It was an intriguing prospect that provided a rich source of debate in the offices of Wembley Stadium in the days leading up to the FA Legends v Army FA at Reading on Saturday...
Would the vigour of youth trump the knowhow of the former professionals? Would experience tell, or would optimum physical fitness prove too much for the legs of the (in most cases) forty-something legends?
In truth, the result was always going to be irrelevant. As well as acting as a showpiece for Army football, the event was organised in aid of two Armed Forces charities – The Royal British Legion and The Team Army Sports Foundation.
With many of the troops involved in the match leaving for another tour of Afghanistan this week, the day proved a welcome distraction from the realities of life in what the soldiers refer to as “theatre”.
Daryll Evans is one of those leaving for another long stay in the war-torn country and in the after the game he thanked the fans and organisers, saying: “It’s the pinnacle of some guys’ careers – you get to come here and play at a Premiership ground, and obviously the boys will remember this for the rest of their lives.”
It was a sentiment echoed by all on the day. Also speaking after the game, FA (and TV) Legend Chris Kamara said: “For The FA to do this it’s absolutely brilliant. I’m involved myself in a number of charities and I know how difficult it is to keep spreading yourself around.
“It’s been a great day for the Army boys and I just hope that we’ve earned a lot of money for them.”
Indeed, Kamara proved to be one of the star attractions of the day – certainly among the swathes of autograph hunters patiently waiting outside the players’ entrance, delaying his entrance into the stadium as he stopped to sign programmes and pose for pictures outside the ground.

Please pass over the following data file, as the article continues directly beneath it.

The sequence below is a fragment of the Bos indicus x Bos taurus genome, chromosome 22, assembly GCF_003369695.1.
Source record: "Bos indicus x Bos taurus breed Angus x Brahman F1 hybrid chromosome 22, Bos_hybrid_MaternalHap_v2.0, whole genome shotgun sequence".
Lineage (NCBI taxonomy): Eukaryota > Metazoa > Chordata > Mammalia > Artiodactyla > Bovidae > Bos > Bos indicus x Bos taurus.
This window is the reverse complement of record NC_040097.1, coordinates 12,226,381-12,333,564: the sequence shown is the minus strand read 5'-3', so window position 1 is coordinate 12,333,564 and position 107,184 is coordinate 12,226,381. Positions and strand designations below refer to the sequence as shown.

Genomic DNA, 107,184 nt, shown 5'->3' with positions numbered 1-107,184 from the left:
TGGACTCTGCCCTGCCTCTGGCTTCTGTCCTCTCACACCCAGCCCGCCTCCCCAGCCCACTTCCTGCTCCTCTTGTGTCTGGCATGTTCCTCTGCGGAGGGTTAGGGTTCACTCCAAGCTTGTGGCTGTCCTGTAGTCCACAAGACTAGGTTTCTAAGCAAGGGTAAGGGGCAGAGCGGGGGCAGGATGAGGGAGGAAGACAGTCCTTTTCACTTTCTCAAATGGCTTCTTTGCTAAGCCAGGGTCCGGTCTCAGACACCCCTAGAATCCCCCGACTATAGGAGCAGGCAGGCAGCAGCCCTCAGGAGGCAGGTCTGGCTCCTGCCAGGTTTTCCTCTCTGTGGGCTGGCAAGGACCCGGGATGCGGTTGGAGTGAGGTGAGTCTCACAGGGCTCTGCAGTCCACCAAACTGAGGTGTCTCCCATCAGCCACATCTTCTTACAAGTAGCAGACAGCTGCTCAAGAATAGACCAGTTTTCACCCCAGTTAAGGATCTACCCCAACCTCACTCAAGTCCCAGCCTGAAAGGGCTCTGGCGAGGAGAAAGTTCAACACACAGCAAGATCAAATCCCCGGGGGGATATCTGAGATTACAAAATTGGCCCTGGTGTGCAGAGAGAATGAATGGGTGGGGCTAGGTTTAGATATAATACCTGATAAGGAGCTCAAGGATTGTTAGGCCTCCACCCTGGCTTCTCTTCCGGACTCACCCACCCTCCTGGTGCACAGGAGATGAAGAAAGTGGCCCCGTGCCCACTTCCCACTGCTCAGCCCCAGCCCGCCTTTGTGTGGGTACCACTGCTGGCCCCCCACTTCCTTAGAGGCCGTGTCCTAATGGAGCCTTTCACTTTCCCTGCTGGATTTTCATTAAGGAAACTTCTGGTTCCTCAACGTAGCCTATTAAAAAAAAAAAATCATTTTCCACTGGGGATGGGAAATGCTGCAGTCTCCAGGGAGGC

He also managed to arrive late for the pre-match team talk after getting distracted in the players’ lounge watching his beloved Bradford secure promotion in the League Two Play-Off Final.
However, Kamara found FA Legends boss for the day Roy Hodgson was in a forgiving mood – and afterwards the England Manager focused on the good cause the game was organised in aid of.
He said: “I’m pleased that the day has gone well. As long as everyone has enjoyed it that’s the most important thing.
“In particular, as long as our Army friends have enjoyed it and thought it was a worthwhile exercise then we’re just happy to have played our part.”
The Army FA gave as good as they got for large portions of the game, and went into the break level – having twice led in the first half. Manager Stuart Pearce made wholesale changes at half time to give every member of his large squad a run out.
In the end, though, experience and the ball retention skills of the ex-pro’s (and one TV presenter) proved decisive, and second–half goals from Ben Shephard and Jan Age Fjortoft meant the game finished with the FA Legends running out 4-2 victors.
Despite the defeat, Army FA goalscorer said the day had been a resounding success. Speaking in the tunnel after the game, Jay Bates told FATV: “I think a lot of the lads can say that today is something they may never get to do again in their lifetime.
“It’s always nice to pull on the Army shirt, and to do it here at such a great stadium against some wonderful players, we’re all very proud,” he added.
The day ended with an FA dinner for all the troops involved in the game.
The evening was hosted by former England rugby player Martin Bayfield, there were presentations by Roy Hodgson, Stuart Pearce and FA Chairman David Bernstein to the various Army FA players of the year, followed by an auction of signed shirts from the FA Legends team, the England team, and also a Red Arrows parachute jump to raise money for the two charities.